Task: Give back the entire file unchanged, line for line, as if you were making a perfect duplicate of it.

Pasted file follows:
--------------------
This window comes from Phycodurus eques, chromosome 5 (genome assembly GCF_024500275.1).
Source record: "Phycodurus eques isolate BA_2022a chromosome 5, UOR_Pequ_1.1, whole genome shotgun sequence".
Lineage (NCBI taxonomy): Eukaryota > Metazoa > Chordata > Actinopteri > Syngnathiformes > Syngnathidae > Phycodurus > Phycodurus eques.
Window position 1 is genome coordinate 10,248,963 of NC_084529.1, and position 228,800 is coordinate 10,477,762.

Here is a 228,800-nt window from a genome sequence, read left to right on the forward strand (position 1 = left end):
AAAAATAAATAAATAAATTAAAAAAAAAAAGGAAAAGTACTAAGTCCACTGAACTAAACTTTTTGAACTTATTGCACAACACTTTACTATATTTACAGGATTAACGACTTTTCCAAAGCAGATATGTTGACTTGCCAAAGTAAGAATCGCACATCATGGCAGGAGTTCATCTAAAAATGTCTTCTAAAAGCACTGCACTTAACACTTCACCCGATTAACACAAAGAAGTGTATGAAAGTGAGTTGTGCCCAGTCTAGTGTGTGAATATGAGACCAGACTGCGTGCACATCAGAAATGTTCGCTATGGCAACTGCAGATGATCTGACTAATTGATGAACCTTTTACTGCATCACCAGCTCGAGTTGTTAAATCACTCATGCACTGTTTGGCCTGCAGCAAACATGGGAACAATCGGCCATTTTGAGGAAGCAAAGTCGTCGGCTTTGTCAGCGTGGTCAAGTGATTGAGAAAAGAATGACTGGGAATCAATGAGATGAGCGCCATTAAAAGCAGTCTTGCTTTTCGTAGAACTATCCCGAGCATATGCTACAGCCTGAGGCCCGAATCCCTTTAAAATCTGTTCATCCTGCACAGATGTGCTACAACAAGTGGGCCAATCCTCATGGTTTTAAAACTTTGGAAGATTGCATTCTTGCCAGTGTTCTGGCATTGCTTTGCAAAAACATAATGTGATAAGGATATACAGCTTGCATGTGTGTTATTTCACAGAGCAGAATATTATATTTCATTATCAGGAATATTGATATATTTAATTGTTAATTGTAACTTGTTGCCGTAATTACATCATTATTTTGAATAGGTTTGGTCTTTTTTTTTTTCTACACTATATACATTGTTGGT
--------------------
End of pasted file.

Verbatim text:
This window comes from Phycodurus eques, chromosome 5 (genome assembly GCF_024500275.1).
Source record: "Phycodurus eques isolate BA_2022a chromosome 5, UOR_Pequ_1.1, whole genome shotgun sequence".
Lineage (NCBI taxonomy): Eukaryota > Metazoa > Chordata > Actinopteri > Syngnathiformes > Syngnathidae > Phycodurus > Phycodurus eques.
Window position 1 is genome coordinate 10,248,963 of NC_084529.1, and position 228,800 is coordinate 10,477,762.

Here is a 228,800-nt window from a genome sequence, read left to right on the forward strand (position 1 = left end):
AAAAATAAATAAATAAATTAAAAAAAAAAAGGAAAAGTACTAAGTCCACTGAACTAAACTTTTTGAACTTATTGCACAACACTTTACTATATTTACAGGATTAACGACTTTTCCAAAGCAGATATGTTGACTTGCCAAAGTAAGAATCGCACATCATGGCAGGAGTTCATCTAAAAATGTCTTCTAAAAGCACTGCACTTAACACTTCACCCGATTAACACAAAGAAGTGTATGAAAGTGAGTTGTGCCCAGTCTAGTGTGTGAATATGAGACCAGACTGCGTGCACATCAGAAATGTTCGCTATGGCAACTGCAGATGATCTGACTAATTGATGAACCTTTTACTGCATCACCAGCTCGAGTTGTTAAATCACTCATGCACTGTTTGGCCTGCAGCAAACATGGGAACAATCGGCCATTTTGAGGAAGCAAAGTCGTCGGCTTTGTCAGCGTGGTCAAGTGATTGAGAAAAGAATGACTGGGAATCAATGAGATGAGCGCCATTAAAAGCAGTCTTGCTTTTCGTAGAACTATCCCGAGCATATGCTACAGCCTGAGGCCCGAATCCCTTTAAAATCTGTTCATCCTGCACAGATGTGCTACAACAAGTGGGCCAATCCTCATGGTTTTAAAACTTTGGAAGATTGCATTCTTGCCAGTGTTCTGGCATTGCTTTGCAAAAACATAATGTGATAAGGATATACAGCTTGCATGTGTGTTATTTCACAGAGCAGAATATTATATTTCATTATCAGGAATATTGATATATTTAATTGTTAATTGTAACTTGTTGCCGTAATTACATCATTATTTTGAATAGGTTTGGTCTTTTTTTTTTTCTACACTATATACATTGTTGGT